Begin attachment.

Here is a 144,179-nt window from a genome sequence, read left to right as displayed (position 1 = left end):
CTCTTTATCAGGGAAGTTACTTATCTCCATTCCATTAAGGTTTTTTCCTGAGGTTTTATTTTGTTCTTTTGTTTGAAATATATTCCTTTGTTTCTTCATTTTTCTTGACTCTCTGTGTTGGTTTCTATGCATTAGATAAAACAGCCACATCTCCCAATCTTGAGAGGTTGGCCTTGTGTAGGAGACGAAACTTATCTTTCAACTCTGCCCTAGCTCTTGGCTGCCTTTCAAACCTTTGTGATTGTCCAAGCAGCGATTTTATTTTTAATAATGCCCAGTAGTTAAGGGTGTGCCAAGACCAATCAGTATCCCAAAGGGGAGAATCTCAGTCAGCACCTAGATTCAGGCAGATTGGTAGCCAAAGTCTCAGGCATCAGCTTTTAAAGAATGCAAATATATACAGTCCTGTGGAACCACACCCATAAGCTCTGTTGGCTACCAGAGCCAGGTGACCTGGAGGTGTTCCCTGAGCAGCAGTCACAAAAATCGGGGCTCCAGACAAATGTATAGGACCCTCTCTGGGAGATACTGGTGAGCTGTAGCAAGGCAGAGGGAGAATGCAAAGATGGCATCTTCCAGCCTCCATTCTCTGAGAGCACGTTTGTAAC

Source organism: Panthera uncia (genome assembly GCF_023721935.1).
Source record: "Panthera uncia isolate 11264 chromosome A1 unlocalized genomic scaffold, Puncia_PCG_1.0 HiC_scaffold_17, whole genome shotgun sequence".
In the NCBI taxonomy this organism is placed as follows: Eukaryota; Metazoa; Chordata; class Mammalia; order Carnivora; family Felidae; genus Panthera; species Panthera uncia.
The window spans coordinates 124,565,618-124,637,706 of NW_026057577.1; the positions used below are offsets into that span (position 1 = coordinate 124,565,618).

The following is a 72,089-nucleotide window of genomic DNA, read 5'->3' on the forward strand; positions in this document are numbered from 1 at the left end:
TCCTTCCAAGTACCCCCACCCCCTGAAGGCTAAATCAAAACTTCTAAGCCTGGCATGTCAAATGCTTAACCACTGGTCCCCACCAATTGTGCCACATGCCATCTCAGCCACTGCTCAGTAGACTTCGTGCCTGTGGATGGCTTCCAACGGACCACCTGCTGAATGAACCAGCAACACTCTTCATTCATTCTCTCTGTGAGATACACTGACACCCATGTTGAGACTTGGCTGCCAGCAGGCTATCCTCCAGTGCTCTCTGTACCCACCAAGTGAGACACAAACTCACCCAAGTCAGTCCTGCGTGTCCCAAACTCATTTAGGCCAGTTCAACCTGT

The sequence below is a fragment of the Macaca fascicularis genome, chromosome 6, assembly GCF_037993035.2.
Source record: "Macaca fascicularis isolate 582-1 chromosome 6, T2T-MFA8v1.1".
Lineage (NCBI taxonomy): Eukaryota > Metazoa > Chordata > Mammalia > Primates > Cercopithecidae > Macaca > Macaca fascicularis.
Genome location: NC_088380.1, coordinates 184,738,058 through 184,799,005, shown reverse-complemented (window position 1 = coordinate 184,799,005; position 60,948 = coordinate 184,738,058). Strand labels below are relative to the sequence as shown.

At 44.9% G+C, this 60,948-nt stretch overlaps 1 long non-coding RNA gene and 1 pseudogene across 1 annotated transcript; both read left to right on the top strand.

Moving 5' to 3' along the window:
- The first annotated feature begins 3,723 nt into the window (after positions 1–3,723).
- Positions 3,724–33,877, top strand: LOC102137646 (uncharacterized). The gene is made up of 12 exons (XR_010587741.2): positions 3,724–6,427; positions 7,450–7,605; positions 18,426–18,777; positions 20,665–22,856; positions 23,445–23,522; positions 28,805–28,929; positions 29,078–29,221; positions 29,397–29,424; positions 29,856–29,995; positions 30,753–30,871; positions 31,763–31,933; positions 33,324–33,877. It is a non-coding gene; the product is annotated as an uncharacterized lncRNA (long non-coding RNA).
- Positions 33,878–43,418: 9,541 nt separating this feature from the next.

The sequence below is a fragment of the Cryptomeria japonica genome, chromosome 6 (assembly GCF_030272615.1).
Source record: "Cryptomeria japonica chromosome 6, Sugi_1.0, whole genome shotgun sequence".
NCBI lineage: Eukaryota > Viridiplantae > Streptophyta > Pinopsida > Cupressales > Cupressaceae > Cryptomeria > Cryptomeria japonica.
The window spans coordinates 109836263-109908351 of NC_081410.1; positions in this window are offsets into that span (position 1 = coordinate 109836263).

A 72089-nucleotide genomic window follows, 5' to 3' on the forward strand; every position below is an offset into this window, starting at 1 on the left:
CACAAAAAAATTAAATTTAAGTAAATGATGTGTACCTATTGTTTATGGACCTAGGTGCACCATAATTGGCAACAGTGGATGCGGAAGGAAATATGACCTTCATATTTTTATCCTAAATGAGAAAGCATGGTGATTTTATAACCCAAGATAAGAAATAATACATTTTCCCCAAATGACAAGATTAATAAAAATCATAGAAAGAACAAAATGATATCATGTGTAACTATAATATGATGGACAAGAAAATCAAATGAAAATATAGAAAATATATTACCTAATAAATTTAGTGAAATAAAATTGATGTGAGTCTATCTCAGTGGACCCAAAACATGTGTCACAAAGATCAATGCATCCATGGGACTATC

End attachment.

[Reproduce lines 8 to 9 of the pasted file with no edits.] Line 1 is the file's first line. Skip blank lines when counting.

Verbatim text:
TCCTTCCAAGTACCCCCACCCCCTGAAGGCTAAATCAAAACTTCTAAGCCTGGCATGTCAAATGCTTAACCACTGGTCCCCACCAATTGTGCCACATGCCATCTCAGCCACTGCTCAGTAGACTTCGTGCCTGTGGATGGCTTCCAACGGACCACCTGCTGAATGAACCAGCAACACTCTTCATTCATTCTCTCTGTGAGATACACTGACACCCATGTTGAGACTTGGCTGCCAGCAGGCTATCCTCCAGTGCTCTCTGTACCCACCAAGTGAGACACAAACTCACCCAAGTCAGTCCTGCGTGTCCCAAACTCATTTAGGCCAGTTCAACCTGT

The sequence below is a fragment of the Macaca fascicularis genome, chromosome 6, assembly GCF_037993035.2.